Bon Iver's Bon Iver, Bon Iver - A Short Review
A, A Short, Short Review, Review
I am pretty sure that if you say Bon Iver three times in front of a mirror, the band will show up in your bathroom to play a quick tune, only to disappear without a trace a few minutes later. At least that is what happened to me with the song “Wash”. Maybe they were trying to tell me something.
Anyway, so spending a lot of time in the bathroom isn’t a bad thing. The questionable sounds coming out of the bathroom is the giveaway, this album does not sound like crap. On the contrary, imagine God in your bathroom early in the morning, getting ready for work. You would hear soft, reverbed melodies backing God’s impression of Justin Vernon’s sweet falsetto. This surely is not the best album I have heard in my life (although God is said to be perfect), this album is very good. By referring to them appearing in your bathroom only to disappear quickly, I am not exactly saying that I am predicting Bon Iver to be a one-hit-album-wonder, I think.
Although this is not better than Bon Iver’s For Emma, Forever Ago, it has its astounding peaks and semi-lackluster valleys. The lackluster could be from the fact that this new album was made in a studio versus For Emma being made while Vernon was sick and stayed isolated in his father’s cabin during the winter months in Wisconsin, coming up with and recording the entire album on his own.
Moving on to the album, the opener to this work is “Perth”, a clean, lightly reverb guitar sequence with building vocals and a striding, rolling snare. At the peak of this song, it explodes with horns, distorted guitars and takes the song to a wonderful crescendo that you do not expect. Once this song flowed through your ears, you thought you were in for a treat with this album.
Then, a primarily instrumental track walks up to you and you try not to be rude by telling it to its face that it is a little boring in the beginning but by the time that you make the decision that you will confront them, Justin starts to sing “never going to break.” The banjo begins with the saxophone and then distorted guitars and suddenly “Minnesota, WI” becomes your favorite tune on the album. It feels as if the record likes to surprise you often and often it will.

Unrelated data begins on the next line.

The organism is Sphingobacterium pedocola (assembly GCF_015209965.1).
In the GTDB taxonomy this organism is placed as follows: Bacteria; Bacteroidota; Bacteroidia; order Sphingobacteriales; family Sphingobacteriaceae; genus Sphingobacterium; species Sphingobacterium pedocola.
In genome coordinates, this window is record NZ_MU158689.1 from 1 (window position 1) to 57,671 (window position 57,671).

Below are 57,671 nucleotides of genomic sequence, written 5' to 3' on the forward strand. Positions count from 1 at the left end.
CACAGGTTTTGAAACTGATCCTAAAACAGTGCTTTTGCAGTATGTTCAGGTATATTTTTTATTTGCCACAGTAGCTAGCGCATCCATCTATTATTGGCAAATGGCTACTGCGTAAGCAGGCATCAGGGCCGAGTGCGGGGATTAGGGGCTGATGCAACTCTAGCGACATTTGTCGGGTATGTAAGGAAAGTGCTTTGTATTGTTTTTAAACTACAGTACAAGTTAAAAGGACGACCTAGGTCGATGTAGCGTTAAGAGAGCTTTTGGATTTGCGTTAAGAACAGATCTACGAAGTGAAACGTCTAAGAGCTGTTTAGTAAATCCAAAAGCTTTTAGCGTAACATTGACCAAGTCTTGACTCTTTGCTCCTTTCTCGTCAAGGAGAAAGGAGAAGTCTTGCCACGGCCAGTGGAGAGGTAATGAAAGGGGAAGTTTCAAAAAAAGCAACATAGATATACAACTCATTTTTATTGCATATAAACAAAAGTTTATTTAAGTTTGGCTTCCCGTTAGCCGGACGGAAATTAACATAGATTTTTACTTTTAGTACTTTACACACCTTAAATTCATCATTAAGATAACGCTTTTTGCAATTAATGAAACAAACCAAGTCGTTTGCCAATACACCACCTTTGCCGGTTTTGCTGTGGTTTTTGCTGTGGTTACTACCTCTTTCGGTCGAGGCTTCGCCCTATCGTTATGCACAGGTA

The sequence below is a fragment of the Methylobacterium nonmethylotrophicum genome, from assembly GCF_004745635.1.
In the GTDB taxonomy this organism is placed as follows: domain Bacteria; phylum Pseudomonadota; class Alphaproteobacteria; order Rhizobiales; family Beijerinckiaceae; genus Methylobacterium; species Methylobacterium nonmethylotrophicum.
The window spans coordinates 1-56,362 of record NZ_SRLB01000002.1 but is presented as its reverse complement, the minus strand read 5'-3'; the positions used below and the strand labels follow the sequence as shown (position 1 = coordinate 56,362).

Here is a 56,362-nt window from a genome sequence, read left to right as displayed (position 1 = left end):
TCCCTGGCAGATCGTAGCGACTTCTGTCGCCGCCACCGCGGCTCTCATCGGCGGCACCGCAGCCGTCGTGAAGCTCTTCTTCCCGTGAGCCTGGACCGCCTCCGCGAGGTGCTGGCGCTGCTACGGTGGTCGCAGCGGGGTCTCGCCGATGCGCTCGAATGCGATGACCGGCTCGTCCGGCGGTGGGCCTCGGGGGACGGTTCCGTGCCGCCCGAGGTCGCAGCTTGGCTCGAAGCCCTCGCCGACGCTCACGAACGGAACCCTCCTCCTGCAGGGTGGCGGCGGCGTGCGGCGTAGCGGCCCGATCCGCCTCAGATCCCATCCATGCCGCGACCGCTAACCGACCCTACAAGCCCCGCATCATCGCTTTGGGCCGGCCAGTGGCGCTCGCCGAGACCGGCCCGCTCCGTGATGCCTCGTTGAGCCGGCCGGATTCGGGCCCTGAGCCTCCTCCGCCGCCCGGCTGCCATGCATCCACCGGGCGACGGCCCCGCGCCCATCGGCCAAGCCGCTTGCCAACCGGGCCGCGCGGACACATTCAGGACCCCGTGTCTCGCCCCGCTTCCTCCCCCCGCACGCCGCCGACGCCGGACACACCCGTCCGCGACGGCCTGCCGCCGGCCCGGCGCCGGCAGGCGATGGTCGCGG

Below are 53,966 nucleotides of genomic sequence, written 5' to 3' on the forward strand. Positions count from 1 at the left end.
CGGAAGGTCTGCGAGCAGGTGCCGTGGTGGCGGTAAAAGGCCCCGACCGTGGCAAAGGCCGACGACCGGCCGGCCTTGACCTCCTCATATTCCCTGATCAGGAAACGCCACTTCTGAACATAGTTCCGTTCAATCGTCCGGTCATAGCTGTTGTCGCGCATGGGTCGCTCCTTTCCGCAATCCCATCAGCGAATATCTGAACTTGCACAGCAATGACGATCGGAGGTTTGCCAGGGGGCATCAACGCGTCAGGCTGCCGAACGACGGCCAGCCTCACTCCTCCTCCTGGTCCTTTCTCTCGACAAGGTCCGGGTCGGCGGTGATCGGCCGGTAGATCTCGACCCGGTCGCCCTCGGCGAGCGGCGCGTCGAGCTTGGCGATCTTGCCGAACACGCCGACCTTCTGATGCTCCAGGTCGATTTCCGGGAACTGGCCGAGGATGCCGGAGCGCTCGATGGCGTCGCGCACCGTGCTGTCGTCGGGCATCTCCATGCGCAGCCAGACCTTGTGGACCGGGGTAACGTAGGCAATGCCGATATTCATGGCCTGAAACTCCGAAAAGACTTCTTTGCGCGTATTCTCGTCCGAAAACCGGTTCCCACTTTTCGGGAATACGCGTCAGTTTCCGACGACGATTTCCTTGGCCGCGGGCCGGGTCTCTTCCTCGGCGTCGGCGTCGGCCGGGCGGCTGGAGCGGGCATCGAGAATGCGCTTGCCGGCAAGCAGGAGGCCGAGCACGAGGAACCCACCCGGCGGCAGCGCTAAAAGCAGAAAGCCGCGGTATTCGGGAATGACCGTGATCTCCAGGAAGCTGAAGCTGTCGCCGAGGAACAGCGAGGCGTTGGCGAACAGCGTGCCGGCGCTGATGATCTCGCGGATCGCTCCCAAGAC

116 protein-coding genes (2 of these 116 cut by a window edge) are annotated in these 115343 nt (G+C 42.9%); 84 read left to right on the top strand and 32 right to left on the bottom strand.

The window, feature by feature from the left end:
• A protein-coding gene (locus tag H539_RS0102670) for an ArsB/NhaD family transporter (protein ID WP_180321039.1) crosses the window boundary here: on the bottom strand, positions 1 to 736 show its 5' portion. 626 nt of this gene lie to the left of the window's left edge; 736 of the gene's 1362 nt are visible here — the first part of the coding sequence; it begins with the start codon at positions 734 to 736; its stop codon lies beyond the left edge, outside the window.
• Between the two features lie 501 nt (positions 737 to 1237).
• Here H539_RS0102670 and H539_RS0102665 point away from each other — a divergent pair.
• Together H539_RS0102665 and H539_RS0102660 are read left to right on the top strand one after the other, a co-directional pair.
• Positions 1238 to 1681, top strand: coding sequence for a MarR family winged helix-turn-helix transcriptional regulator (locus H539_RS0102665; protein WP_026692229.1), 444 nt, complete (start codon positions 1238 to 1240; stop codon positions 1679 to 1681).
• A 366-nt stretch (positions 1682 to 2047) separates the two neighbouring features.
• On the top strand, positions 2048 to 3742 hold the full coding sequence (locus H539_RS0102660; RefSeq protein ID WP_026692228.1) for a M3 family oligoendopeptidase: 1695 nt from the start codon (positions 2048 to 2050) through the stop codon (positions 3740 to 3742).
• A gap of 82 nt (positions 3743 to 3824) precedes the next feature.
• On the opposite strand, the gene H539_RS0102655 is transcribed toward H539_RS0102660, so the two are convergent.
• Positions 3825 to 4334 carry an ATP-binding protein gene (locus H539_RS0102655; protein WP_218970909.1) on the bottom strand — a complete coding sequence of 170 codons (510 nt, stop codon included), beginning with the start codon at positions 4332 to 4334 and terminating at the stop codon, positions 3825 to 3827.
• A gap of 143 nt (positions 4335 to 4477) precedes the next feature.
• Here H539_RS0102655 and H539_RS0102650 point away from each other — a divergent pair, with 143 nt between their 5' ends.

Right when you expect a shocker, the song “Holocene” shows up. Amazing. This is what you expect from a Bon Iver album, beautiful layered guitars and Justin’s singing “I can see for miles, miles, miles” calmly as if he is a close friend apologizing “someway ... it’s part of me, apart from me.” I tell you what. Do yourself a favor and look up the lyrics to this album and to For Emma, Forever Ago. I have not seen a band or songwriter put to paper lyrics like this.
As for the next song, “Michicant”, it is a ¾ time signature piece that I feel that the luster that started with beginning of the album started to come off a little. I noticed that two slow songs in a row probably is never a good idea. Although, I enjoy this song, it truly belongs somewhere else on this album. The lack of surprises once again continues with “Hinnom, TX” and continues on with “Wash” and “Calgary”, where it is still slow but sonically, much better songs. It seems they started anew with the first few songs and then reverted back to their old For Emma-style in the middle five songs of the album.
The second-to-last song, “Lisbon, OH”, is another slow instrumental song. As you already know, from what I have written so far, I am not too excited with this. Finally, “Beth/Rest” comes on. I wonder if this song was meant for this album. What in the world? It sounds like its straight from the 80s, something straight from Don Henley but with more e-piano. Yikes, I am worried here. Given, I do enjoy 80s throwback but this song did not fit at all. It stuck out so bad that I wonder if there was a mistake here in my digital purchase download.
For the most part, I enjoyed this album. I feel that if the final 7 or songs were in line with the beginning of the album’s formula, this would be an outstanding ground breaking album. Alas, the formula was there with Vernon’s eerie voice and exceptional lyric writing but it did still fall a little short in my eyes. No really, what is with that last song?
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